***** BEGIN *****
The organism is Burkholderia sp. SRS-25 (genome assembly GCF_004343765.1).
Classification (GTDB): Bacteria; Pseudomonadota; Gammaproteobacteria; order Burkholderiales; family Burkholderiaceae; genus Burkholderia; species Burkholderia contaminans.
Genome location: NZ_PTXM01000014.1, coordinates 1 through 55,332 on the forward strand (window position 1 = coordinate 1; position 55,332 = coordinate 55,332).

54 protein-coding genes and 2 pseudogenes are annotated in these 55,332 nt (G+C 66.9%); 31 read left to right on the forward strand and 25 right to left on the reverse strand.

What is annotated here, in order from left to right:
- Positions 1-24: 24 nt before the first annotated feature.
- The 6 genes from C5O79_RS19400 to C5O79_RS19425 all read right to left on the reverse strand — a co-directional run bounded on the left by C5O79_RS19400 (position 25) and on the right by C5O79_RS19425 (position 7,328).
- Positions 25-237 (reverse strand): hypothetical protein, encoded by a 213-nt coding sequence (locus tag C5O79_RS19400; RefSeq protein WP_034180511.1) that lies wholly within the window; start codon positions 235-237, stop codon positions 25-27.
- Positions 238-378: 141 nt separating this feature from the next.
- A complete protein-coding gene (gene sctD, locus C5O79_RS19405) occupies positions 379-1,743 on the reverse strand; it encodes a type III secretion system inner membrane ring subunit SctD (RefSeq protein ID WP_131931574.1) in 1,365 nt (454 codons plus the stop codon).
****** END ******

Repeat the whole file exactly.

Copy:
The organism is Burkholderia sp. SRS-25 (genome assembly GCF_004343765.1).
Classification (GTDB): Bacteria; Pseudomonadota; Gammaproteobacteria; order Burkholderiales; family Burkholderiaceae; genus Burkholderia; species Burkholderia contaminans.
Genome location: NZ_PTXM01000014.1, coordinates 1 through 55,332 on the forward strand (window position 1 = coordinate 1; position 55,332 = coordinate 55,332).

54 protein-coding genes and 2 pseudogenes are annotated in these 55,332 nt (G+C 66.9%); 31 read left to right on the forward strand and 25 right to left on the reverse strand.

What is annotated here, in order from left to right:
- Positions 1-24: 24 nt before the first annotated feature.
- The 6 genes from C5O79_RS19400 to C5O79_RS19425 all read right to left on the reverse strand — a co-directional run bounded on the left by C5O79_RS19400 (position 25) and on the right by C5O79_RS19425 (position 7,328).
- Positions 25-237 (reverse strand): hypothetical protein, encoded by a 213-nt coding sequence (locus tag C5O79_RS19400; RefSeq protein WP_034180511.1) that lies wholly within the window; start codon positions 235-237, stop codon positions 25-27.
- Positions 238-378: 141 nt separating this feature from the next.
- A complete protein-coding gene (gene sctD, locus C5O79_RS19405) occupies positions 379-1,743 on the reverse strand; it encodes a type III secretion system inner membrane ring subunit SctD (RefSeq protein ID WP_131931574.1) in 1,365 nt (454 codons plus the stop codon).